Change on the Range: Plant species loss from over-grazing will reduce rangeland carbon storage

Anvar Sanaei, Emma J. Sayer, Zuoqiang Yuan, Hugo Saiz,Manuel Delgado-Baquerizo,Majid Sadeghinia, Parvaneh Ashouri, Sahar Ghafari, Hasan Kaboli, Mansoureh Kargar, Eric W. Seabloom, Arshad Ali

This is a plain language summary of a Functional Ecology research article which can be found here.

Livestock grazing in rangelands supports the livelihoods of millions of people in arid and semi-arid regions of the world. Unfortunately, over-grazing and climate change are threatening rangeland plant diversity, and species loss could affect the capacity of rangelands to store carbon.

Ecosystem carbon storage is often strongly related to plant diversity because different plant growth forms and strategies can boost the overall growth of the vegetation. The amounts or types of plant litter and roots also influence how much carbon is stored in soils. However, the impacts of grazing on plant diversity and carbon storage are complex. On the one hand, grazing animals can reduce diversity and carbon storage by consuming plants and trampling the soil. On the other hand, moderate grazing can promote diversity by reducing competition among plant species, and increase carbon storage by stimulating regrowth or root growth. To complicate matters further, rangelands cover large geographical areas, so differences in site characteristics like topography and climate also influence plant diversity and carbon storage.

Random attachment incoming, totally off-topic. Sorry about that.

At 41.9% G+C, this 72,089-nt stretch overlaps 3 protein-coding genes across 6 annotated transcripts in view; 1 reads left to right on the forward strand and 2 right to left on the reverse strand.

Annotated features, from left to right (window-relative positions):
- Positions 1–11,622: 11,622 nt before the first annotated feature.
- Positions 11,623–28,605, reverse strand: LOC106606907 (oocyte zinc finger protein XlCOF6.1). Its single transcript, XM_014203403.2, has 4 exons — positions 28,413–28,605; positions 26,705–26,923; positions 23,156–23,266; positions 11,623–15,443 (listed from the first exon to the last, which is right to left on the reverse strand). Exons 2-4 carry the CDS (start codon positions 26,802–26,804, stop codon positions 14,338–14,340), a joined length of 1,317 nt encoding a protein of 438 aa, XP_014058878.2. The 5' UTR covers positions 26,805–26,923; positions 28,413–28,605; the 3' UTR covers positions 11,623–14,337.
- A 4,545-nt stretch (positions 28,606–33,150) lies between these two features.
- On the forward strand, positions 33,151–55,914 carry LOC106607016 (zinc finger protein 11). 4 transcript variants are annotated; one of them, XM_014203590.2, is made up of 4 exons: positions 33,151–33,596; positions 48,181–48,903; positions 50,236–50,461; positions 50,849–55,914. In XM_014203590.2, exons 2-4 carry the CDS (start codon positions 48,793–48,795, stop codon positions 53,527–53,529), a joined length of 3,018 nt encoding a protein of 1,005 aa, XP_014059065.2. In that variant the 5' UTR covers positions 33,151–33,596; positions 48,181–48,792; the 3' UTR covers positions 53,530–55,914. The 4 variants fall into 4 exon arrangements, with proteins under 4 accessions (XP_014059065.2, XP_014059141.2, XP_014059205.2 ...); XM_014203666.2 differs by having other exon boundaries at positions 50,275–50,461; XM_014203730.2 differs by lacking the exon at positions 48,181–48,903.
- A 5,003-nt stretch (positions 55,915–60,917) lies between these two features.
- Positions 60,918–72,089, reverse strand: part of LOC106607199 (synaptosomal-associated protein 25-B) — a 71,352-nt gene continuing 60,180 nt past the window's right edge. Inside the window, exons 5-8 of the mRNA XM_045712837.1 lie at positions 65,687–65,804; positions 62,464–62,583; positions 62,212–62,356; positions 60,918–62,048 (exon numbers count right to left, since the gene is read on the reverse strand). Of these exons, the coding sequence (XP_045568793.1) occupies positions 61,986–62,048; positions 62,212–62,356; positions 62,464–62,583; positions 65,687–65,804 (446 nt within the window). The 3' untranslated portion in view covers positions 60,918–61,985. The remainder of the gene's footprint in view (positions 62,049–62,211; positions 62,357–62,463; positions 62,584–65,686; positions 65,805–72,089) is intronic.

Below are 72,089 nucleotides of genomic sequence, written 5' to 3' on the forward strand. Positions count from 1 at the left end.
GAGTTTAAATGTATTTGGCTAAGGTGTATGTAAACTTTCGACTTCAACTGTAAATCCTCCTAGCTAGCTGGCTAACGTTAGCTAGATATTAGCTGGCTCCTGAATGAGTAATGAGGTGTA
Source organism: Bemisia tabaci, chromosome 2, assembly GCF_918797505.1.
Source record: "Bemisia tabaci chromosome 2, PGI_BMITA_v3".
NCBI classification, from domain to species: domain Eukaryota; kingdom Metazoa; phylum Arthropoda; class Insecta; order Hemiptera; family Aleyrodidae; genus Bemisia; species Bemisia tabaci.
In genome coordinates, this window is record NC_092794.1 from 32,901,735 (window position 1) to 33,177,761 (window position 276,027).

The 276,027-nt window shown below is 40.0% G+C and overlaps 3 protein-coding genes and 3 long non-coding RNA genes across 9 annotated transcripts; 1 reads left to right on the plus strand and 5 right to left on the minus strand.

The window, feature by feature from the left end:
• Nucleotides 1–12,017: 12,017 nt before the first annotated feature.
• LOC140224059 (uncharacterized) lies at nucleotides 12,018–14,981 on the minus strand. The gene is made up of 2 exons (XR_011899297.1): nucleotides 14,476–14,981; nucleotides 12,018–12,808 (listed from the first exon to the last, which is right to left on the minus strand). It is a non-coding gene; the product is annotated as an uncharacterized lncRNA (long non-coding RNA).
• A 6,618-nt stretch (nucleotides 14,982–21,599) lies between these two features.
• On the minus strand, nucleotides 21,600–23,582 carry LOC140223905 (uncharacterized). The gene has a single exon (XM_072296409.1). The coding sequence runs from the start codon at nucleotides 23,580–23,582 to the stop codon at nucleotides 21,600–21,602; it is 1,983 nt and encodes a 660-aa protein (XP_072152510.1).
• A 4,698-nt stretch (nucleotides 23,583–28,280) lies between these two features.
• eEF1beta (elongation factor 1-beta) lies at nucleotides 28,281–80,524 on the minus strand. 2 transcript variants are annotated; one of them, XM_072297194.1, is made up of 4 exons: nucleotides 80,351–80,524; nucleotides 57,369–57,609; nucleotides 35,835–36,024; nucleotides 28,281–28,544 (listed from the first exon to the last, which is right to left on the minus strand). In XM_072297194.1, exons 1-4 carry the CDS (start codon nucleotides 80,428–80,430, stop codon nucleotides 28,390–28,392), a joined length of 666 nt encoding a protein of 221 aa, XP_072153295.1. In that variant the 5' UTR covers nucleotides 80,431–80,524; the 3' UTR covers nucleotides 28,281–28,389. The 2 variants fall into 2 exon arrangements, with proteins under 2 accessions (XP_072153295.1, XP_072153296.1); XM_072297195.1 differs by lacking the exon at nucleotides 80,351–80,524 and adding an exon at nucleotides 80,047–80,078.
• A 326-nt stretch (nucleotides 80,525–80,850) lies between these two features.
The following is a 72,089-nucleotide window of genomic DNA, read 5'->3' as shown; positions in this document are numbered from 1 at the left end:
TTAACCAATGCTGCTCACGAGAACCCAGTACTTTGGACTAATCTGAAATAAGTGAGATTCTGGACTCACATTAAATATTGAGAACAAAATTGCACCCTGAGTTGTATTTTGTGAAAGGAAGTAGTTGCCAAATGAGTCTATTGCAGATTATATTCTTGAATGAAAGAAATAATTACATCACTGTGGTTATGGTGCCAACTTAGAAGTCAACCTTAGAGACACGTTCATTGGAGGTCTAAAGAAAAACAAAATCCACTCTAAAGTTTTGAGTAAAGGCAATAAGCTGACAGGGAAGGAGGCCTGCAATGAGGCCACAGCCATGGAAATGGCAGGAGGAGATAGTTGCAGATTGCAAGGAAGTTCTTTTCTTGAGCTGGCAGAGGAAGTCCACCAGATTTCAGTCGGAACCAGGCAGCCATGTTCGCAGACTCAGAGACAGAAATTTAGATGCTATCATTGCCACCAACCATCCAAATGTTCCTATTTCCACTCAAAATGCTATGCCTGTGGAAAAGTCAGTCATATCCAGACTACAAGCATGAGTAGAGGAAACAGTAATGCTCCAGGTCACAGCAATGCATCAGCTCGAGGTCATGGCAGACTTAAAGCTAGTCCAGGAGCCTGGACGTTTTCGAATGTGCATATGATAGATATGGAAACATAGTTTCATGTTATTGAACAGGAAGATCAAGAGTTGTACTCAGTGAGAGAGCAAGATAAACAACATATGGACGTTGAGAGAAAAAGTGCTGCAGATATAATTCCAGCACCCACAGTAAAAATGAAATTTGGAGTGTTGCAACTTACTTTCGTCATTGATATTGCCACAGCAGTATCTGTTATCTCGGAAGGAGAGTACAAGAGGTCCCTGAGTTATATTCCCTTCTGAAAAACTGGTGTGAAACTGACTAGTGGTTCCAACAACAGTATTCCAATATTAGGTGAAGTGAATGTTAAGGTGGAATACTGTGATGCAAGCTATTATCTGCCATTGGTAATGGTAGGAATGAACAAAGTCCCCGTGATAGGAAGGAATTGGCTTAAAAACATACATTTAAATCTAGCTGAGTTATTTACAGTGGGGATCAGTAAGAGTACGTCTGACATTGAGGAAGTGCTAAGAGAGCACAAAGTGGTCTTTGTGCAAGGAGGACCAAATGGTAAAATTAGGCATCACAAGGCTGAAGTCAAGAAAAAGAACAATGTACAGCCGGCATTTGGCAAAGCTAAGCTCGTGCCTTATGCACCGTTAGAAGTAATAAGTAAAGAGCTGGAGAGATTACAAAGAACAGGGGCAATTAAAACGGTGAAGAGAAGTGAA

Animals grazing in Ardabil rangelands (Credit: Sahar Ghafari)

We investigated how grazing influences plant diversity and carbon storage, taking site characteristics into account by surveying 1493 quadrats across 10 rangelands in northern Iran. Across sites, more carbon was stored in plants and soils where plant diversity was high. However, heavy grazing reduced plant diversity because animals prefer to eat the most palatable plants, especially grasses. Heavy grazing also reduced carbon storage by removing most plant material and leaving tough slow-growing plants like shrubs. Site characteristics played an important role: the impacts of grazing on plant diversity and carbon stocks tended to be lower at steep sites because they are harder for livestock to access, but the impacts of grazing animals were worse at drier sites.

Overall, our study demonstrates that plant species loss by over-grazing will reduce rangeland carbon storage. Sustainable rangeland management is therefore essential to maintain plant diversity and carbon stocks in these important ecosystems.


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